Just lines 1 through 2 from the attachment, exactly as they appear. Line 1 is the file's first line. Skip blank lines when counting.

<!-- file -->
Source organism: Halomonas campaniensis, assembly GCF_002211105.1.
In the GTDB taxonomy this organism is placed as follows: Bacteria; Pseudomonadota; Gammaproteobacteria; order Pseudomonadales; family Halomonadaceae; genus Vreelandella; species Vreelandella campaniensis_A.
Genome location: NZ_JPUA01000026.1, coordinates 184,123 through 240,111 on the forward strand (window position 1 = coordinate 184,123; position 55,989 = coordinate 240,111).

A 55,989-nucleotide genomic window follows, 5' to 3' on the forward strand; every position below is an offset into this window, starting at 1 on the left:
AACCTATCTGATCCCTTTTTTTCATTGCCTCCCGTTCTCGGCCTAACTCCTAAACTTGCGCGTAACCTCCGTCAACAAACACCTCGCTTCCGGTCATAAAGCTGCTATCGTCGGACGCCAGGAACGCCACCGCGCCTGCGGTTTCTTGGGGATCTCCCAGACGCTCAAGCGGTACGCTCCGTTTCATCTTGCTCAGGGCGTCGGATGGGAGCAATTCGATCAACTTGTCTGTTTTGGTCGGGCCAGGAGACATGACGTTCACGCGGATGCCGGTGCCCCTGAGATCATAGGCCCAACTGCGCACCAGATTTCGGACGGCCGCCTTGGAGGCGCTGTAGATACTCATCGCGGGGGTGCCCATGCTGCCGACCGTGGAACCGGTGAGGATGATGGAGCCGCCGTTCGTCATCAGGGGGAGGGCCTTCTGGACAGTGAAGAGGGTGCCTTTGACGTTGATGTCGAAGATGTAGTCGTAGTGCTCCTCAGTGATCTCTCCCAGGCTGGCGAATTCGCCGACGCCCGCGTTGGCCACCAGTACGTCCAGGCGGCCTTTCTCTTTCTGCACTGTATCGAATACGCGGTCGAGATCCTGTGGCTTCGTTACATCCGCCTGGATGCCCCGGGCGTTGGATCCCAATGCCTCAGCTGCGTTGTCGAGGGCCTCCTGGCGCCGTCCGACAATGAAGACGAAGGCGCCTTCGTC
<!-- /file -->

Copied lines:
Source organism: Halomonas campaniensis, assembly GCF_002211105.1.
In the GTDB taxonomy this organism is placed as follows: Bacteria; Pseudomonadota; Gammaproteobacteria; order Pseudomonadales; family Halomonadaceae; genus Vreelandella; species Vreelandella campaniensis_A.